- Process Level Controls apply to core finance business processes: revenue cycle, expense cycle, general accounting assets, treasury and HR/Payroll. They ensure the proper management of risk of financial misstatement or recognition of revenue, expenses or cash and deal with accuracy, completeness, authorisation and segregation of duties (SoD). They pertain to a single process activities, such as requiring that delivery receipts be matched with vendor invoices before a vendor payment is authorized.
In terms of how controls can be implemented we identified 3 possibilities. The survey distinguished between controls which are Automated, Manual or IT-Dependent/Hybrid.
- Automated controls are operated by IT systems without requiring manual intervention (e.g. edit checks, data entry errors, calculations performed by applications).
- Manual Controls are those operated by individuals without the assistance of applications or other technology systems (e.g. the preparation & review of manual reconciliations, written authorizations).
- IT-Dependent or Hybrid controls have both an automated & a manual component. In the case of aging reports there is an automated, periodic review as well as a manual management assessment for reasonableness. Both components need to be tested to ensure the controls operate properly.
Having these concepts defined, the survey aimed first to establish what percentage of the total control framework is represented by ICFR (internal controls over financial reporting). Within ICFR, what percentage are Entity Level Controls, IT GC or Process Controls? Of each of those 3, the survey also analysed what percentage is automated, manual or hybrid.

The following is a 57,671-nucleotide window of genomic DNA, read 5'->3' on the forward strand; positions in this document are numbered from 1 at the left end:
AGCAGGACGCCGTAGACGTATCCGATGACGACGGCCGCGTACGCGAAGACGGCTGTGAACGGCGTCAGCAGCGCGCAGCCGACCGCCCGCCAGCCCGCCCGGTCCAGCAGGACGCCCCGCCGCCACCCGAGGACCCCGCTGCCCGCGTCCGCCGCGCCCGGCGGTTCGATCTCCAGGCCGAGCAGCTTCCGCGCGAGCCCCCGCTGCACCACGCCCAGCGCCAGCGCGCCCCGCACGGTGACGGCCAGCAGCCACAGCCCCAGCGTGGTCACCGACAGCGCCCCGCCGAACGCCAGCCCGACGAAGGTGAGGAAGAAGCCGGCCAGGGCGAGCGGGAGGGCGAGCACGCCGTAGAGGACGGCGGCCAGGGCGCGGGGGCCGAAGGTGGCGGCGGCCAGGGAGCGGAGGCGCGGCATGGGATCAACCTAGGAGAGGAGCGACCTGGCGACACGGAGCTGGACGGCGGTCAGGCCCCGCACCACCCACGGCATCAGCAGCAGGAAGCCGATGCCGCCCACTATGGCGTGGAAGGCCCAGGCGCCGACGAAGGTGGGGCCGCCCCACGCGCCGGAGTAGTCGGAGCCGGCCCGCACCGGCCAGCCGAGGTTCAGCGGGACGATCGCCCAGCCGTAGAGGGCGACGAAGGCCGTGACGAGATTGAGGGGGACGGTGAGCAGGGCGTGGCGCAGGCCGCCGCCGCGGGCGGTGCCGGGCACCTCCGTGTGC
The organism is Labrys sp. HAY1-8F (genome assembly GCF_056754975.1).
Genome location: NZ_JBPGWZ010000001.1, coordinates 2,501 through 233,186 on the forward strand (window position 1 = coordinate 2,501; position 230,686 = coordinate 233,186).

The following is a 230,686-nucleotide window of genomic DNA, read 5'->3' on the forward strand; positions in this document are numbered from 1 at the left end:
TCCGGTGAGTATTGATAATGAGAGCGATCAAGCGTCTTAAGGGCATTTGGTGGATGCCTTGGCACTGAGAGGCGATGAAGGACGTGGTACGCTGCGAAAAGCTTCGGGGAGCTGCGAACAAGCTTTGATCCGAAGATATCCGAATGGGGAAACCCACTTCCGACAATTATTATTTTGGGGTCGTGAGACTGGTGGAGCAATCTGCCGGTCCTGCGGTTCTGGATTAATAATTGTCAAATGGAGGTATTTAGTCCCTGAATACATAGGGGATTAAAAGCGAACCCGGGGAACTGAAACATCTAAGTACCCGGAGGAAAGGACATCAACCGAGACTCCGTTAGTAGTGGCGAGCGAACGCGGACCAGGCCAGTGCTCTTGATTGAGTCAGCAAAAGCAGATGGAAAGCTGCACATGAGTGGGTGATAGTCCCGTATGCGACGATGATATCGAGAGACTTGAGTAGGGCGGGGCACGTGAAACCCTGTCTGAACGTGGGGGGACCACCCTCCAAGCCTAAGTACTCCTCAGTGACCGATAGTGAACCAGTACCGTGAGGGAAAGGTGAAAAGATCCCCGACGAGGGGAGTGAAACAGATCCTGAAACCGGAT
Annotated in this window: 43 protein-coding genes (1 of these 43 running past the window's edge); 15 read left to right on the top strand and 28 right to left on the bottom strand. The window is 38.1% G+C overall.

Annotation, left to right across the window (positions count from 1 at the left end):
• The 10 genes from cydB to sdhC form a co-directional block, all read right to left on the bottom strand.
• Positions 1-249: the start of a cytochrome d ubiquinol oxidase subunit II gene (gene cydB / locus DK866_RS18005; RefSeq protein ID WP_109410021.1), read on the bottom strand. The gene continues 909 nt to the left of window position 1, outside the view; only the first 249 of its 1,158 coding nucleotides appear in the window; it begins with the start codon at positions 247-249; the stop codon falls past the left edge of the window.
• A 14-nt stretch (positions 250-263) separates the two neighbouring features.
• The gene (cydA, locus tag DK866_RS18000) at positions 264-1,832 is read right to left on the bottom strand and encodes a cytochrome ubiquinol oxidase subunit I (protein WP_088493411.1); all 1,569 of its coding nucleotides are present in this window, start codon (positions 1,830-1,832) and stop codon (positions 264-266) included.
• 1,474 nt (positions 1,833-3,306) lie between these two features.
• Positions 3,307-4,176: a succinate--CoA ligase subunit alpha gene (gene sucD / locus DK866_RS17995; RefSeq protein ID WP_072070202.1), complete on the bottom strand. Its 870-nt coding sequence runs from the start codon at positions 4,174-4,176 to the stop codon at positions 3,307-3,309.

III. Survey Methodology
This research was conducted in Summer 2014, using an online questionnaire which was answered by approximately 150 financial control and risk professionals from 25 countries around the world, predominantly Europe and North America.
More than 10 industries are represented in the survey, including: Consumer Products, Defence, Packaging, Energy, Financial Services, Health Care, Manufacturing, Tech/Telecom, State and NGO.
The survey respondents come from different fields of activity. The most common 3 are: Internal Audit and Assurance (33%), Financial Control (20%) and SOX (19%), more are visible in the graph below.
The survey respondents span all types and sizes of business from small (<5,000 employees) to medium (5,000 – 20,000) and large (above 20,000 employees). Approximately 37% of respondents work in organisations with less than 5,000 employees; 26% come from medium to large organisations (5,000 – 20,000). Further 33% of the respondents are from large, multinational organisations.
The survey gathered insights from professionals at companies with gross annual revenues ranging from less than $1 billion to more than $20 billion:
IV. Survey Results
While considering the whole landscape of controls, this research focussed on Internal Controls over Financial Reporting (ICFR).
“Internal Control over Financial Reporting Remains a Key Focus”
Q1: Please indicate what percentage of your organisation’s key controls are Financial Reporting (ICFR); Operational (non-ICFR), Compliance (non-ICFR)?
Almost a third of respondents agreed that Financial Reporting controls represent between 50-74% of the total amount of key controls.
Half of respondents stated that Compliance Controls account for less than 25% of the total amount of controls. This is perhaps not surprising considering recent efforts to drive down the costs of compliance.
There were some comments from respondents that illustrated some variance in approaches and that despite the drive for standardization there remain some grey areas;
– ‘We don’t classify non-ICFR controls as key or non-key’
– ‘There can be some overlap between Compliance and Operational controls’